"Everybody" ... "They" ... talk ceaselessly about the need for more effective leaders. The bedrock is obviously first-class leadership training. So we applaud "with-it" B.Schools when they add a leadership elective, or provide an opportunity (note that I did not say "require") students to take an "interpersonal dynamics" course covering the annoying "people stuff."

True. True. True. Nothing but nothing is more important than leadership. And B.Schools ... AND CORPORATIONS ... do a lousy-crappy-pathetic job in teaching it ... even if they do "bother" to try.

BusinessWeek, in its 11.28 cover tribute to Peter Drucker, called him ... "THE MAN WHO INVENTED MANAGEMENT." Maybe he "invented" management—highly unlikely, since British trading companies among others have been doing it brilliantly for about half a millennium—but he sure as heck didn't "invent" leadership. (Nor say much about it, for that matter.)

However, be of cheer. There is good news. Yup, even before Peter Drucker (or Jack Welch) there were/are indeed places that "got it"/"get it." And have gotten it for, well, centuries. Don't go to Cambridge, MA. Or Palo Alto, CA. Instead try these three: Consider, for starters, the Royal Military Academy Sandhurst. Founded in 1741. Produced leaders-managers-policy makers for half of earth's nations—including "CEOs" for both sides in many a major conflict. Then there's the USMA/West Point. Since we got started a little later than the Brits, its pedigree goes back merely to 1802. (Washington wanted it, but Congress resisted; Jefferson finally commissioned it.) This W.P.I.School (Warrior Production Institute) has also trained "CEOs" for much of the world. Since the navies of the world historically did their leadership training as shipboard OJT, the USNA/Annapolis dates back only 'til 1845; and though Britain ruled the waves for centuries, it only began dry-land leadership training, at Britannia Royal Naval College/Dartmouth, in 1905.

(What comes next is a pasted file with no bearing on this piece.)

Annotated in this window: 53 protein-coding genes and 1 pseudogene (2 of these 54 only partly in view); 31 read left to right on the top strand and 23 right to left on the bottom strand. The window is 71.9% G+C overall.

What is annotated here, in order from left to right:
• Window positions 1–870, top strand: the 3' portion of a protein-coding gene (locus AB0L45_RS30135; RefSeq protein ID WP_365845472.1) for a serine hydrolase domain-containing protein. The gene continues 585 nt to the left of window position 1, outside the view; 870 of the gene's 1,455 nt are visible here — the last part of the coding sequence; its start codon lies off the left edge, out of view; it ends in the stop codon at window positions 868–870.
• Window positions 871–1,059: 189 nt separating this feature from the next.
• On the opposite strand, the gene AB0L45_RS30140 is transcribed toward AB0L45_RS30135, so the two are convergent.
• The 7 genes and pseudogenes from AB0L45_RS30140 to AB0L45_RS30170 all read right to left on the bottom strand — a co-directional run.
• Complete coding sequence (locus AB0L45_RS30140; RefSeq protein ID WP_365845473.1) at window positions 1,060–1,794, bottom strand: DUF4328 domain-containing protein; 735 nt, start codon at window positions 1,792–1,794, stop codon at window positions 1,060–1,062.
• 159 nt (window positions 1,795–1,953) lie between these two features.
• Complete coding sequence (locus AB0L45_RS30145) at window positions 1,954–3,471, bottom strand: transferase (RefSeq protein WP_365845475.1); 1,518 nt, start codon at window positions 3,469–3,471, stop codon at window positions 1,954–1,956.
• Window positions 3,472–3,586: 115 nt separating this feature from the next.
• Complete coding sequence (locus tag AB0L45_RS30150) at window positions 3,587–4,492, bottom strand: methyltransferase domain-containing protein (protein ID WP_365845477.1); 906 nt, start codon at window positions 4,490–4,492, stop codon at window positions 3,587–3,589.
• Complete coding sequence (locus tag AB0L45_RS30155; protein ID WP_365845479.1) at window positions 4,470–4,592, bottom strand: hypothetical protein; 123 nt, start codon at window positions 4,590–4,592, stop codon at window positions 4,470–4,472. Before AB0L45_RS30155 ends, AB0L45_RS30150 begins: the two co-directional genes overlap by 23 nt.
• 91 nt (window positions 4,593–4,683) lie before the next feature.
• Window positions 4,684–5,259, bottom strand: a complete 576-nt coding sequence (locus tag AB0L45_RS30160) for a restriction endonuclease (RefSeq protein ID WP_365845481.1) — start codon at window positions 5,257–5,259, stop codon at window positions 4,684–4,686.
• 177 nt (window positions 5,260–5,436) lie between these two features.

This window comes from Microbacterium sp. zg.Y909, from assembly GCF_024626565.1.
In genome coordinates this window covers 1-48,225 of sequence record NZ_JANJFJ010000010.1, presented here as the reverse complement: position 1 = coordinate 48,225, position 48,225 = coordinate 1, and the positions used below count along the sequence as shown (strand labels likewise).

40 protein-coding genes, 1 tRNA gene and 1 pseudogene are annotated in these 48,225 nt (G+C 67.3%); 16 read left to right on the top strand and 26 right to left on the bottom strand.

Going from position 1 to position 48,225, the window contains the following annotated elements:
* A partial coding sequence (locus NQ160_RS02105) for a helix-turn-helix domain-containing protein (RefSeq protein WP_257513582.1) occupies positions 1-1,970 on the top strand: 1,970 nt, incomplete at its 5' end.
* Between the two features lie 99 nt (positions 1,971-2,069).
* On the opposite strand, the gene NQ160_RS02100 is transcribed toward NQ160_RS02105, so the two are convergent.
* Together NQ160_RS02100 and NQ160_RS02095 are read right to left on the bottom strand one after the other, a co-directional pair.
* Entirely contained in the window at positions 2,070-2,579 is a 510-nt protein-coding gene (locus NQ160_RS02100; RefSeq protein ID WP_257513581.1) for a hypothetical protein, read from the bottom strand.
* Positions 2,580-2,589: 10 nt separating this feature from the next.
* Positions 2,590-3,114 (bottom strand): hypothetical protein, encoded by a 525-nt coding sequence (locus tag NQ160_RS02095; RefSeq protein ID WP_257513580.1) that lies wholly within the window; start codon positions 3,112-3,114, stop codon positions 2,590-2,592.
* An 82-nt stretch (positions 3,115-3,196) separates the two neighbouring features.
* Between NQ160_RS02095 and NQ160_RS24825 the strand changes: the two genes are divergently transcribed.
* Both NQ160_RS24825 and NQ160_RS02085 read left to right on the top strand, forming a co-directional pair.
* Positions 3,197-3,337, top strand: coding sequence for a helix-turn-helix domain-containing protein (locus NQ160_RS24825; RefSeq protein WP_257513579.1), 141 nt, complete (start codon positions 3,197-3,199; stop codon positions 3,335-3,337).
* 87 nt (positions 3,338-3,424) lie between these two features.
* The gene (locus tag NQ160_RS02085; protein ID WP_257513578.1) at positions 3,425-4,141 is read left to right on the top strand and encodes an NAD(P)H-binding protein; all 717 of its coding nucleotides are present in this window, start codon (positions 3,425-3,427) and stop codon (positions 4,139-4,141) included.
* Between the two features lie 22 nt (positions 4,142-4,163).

Leadership "boot camp"? Again, skip Cambridge, MA. Palo Alto, CA. Try the real thing, U.S. Marine Corps boot camp at Parris Island (that's not "Paradise Island"). In a marvelous forthcoming book I recently reviewed, Leading From the Front, authors and former Marine Corps officers Angie Morgan and Courtney Lynch declare, "The Marine Corps believes that all Marines must learn to lead. In order to survive the chaos and uncertainty of war, a Marine is taught how to be decisive, how to take care of others, and how to take responsibility for her actions." Hmmmm, I don't recall those topics being on the formal, or informal, agenda at Stanford's Graduate School of Business during my time. Instead of being "distracted" by the "soft" "people stuff," I was ever so busy taking advanced accounting from a renowned Dean who subsequently went on to "lead" the Audit Committee for Enron's Board of Directors.

Can leadership be "taught"? Oh yes. But as the USMA, USNA, Sandhurst, and Parris Island demonstrate, not as a sideline. Effective leadership in the private sector or the military is an occupation, a preoccupation, a trade, a craft, an obsession ... and must be studied and practiced accordingly. For God's sake, it takes six long years to train a halfway decent graduate engineer in formulaic technical skills. Why should we expect to "pick up" leadership skills "on the side" at a B.School or corporate "university"? Fat damned chance.

Tom Peters posted this on December 5, 2005, in Leadership.
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